Despite the decades of collective experience in enhancing TV picture quality, this particular project presented a unique challenge that none of the engineers had encountered before. Typically, their expertise lay in identifying even the slightest imperfections on the screen, but now they had to understand what it’s like as a user to have impaired vision. In addition to consulting advisors, the engineers utilized special goggles that simulated blurry vision, serving as a starting point for their exploration. Through a process of generating ideas, conducting trials and learning from mistakes, they eventually developed a solution that could be considered a genuinely effective viewing mode.
Clinical Trials and Direct Feedback
After initial research and development came trials on a larger scale. This is where Samsung Electronics decided to collaborate with Samsung Medical Center, one of South Korea’s most comprehensive medical facilities.
“Clinical trials targeting people without disabilities are popular and recruiting subjects for these projects is relatively easy. Some even ask to join before we ask,” said Dr. Park. “But, that was not the case for the Relumino study. The pool was much more limited as we were more strict with our requirements — we targeted people who have lower vision than WHO’s vision impairment criteria.”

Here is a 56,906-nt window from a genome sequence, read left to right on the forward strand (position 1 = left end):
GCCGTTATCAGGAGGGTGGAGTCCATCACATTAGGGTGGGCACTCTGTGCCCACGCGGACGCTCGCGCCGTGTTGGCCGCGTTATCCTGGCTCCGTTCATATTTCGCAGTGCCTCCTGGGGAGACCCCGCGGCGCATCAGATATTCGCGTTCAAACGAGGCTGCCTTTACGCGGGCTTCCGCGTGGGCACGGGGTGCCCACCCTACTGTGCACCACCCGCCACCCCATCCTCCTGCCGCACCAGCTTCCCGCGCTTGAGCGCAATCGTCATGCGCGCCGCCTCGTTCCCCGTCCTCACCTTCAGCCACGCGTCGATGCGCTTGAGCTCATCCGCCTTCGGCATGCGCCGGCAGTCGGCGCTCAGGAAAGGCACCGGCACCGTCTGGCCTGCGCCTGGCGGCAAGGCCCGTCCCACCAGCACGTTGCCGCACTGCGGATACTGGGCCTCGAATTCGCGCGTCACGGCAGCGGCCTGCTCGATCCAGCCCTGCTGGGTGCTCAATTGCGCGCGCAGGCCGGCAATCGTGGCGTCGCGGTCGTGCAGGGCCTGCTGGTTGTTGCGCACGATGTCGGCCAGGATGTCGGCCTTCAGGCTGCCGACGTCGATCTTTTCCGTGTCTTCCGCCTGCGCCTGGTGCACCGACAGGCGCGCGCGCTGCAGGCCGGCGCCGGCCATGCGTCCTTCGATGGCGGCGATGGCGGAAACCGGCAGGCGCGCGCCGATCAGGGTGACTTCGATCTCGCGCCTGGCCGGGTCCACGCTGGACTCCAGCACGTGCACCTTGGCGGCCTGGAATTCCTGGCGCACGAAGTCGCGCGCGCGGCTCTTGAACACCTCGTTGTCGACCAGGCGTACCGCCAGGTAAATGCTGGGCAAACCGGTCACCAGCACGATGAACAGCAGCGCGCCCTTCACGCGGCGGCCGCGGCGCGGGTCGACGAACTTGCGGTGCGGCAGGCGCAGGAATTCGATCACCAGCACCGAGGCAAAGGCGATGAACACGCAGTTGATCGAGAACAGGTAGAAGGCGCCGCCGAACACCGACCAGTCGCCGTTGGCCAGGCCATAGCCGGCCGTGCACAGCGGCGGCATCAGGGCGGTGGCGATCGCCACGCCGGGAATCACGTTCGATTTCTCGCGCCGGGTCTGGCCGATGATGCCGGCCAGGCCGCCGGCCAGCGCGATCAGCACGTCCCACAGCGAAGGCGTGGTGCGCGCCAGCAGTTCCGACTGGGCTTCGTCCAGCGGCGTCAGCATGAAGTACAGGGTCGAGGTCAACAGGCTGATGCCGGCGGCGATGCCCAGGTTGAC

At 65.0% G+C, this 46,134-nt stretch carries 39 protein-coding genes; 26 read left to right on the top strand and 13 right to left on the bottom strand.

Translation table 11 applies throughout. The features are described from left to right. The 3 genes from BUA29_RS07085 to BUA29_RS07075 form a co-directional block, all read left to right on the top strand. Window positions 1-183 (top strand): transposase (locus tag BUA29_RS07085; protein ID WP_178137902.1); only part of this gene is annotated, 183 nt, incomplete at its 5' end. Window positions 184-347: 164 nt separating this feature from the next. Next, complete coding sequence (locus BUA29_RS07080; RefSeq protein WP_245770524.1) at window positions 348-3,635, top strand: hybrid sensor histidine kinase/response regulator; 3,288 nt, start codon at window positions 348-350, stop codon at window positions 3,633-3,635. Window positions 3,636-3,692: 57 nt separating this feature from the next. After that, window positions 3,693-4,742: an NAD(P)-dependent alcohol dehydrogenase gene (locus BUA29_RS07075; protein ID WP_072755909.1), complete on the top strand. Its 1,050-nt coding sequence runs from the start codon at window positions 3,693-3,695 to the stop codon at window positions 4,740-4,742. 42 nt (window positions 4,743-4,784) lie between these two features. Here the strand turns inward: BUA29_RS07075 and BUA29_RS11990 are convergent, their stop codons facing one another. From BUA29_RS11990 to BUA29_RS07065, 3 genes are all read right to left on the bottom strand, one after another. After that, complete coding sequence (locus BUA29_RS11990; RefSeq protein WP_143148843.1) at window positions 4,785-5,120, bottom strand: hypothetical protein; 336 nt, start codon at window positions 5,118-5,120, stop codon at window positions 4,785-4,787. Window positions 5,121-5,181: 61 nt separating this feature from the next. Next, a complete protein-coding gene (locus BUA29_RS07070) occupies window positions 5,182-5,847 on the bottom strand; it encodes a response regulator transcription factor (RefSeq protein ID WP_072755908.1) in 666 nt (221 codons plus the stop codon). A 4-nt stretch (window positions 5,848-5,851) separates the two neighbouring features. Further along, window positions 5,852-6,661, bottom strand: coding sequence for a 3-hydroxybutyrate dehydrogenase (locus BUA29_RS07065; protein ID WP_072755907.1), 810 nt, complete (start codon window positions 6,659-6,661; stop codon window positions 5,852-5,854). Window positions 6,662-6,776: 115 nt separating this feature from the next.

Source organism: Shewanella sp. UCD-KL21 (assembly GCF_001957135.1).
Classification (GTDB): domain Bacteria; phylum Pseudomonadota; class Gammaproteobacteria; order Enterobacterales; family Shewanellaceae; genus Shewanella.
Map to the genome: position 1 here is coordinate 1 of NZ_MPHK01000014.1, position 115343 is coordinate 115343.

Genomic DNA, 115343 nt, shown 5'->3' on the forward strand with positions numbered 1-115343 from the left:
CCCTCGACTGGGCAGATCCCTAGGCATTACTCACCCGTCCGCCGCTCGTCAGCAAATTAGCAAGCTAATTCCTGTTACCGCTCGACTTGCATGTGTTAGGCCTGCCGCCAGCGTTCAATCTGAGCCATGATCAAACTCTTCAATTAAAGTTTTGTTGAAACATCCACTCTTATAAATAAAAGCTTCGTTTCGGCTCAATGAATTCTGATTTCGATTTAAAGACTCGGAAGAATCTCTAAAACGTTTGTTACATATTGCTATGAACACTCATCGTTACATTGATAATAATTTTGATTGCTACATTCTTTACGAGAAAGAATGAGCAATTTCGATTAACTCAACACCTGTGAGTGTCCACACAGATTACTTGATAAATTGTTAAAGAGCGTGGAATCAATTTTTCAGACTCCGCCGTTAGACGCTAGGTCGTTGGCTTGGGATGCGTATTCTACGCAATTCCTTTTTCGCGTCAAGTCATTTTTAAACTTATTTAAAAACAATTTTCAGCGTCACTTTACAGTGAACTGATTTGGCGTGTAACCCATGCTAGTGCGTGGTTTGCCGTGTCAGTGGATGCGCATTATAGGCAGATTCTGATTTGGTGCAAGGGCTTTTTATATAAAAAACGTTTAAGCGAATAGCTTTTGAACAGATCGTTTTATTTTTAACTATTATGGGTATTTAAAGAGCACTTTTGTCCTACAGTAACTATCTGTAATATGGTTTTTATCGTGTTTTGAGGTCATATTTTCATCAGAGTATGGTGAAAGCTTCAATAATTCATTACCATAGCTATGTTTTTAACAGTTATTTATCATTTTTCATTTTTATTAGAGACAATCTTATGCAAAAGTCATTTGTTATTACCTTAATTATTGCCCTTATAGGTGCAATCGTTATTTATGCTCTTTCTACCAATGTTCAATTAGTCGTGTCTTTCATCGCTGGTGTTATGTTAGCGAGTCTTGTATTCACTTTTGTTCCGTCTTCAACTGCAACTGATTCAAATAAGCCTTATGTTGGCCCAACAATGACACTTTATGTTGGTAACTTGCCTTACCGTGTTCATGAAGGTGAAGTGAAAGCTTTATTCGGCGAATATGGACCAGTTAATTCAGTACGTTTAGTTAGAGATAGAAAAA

However, the people that Samsung contacted showed much passion for the project. “Many who joined the trials were very excited and didn’t mind traveling long distances for the study. Thanks to their support and encouragement, we were able to carry out the research,” Dr. Park added.
Four 55-inch Samsung QLED TVs were featured in the tests. One displayed the control image with no picture enhancements at all. The other three TVs showed the same content with Relumino Mode on high, medium and low. The TVs were installed on a meter away from each other onw a wall in a room with a specified amount of light.
The test was two-fold, with objective and subjective evaluations. A certified contrast sensitivity test was employed for the objective evaluation. For the subjective evaluations, participants were asked to examine a set of eight still images and two videos on each of the screens. Their satisfaction levels were measured on a scale of 0 to 10. Based on the results, researchers carried out additional interviews adjusting picture enhancement levels on the spot.
Relumino mode was well received by the group. One of the participants highly praised the technology, saying “I was thrilled to see the ball in a soccer match on screen. It can get frustrating if you can’t see the ball because of low vision, as you can imagine. Relumino Mode helped me see the ball clearly.”
“The subjects’ responses indicated the Mode’s subjective results while the contrast sensitivity testing showed its objective results. Both of these factors, combined, allowed us to find the optimal setting for a brilliant image on TV,” said Jason.
Screens for All, Today and Tomorrow
“While [the Relumino Mode] project focused on people with relatively severe visual impairment many people with slightly lighter symptoms still need help. I’d like to work on developing projects for them,” explained Dr. Park.
Jason shared a similar point of view, saying, “Samsung will continue to advance technology in the long term to provide personalized picture quality for people with vision impairment and let them enjoy TV comfortably.” Samsung remains committed to accessibility and strives to leverage its technologies to enable more people do what they enjoy.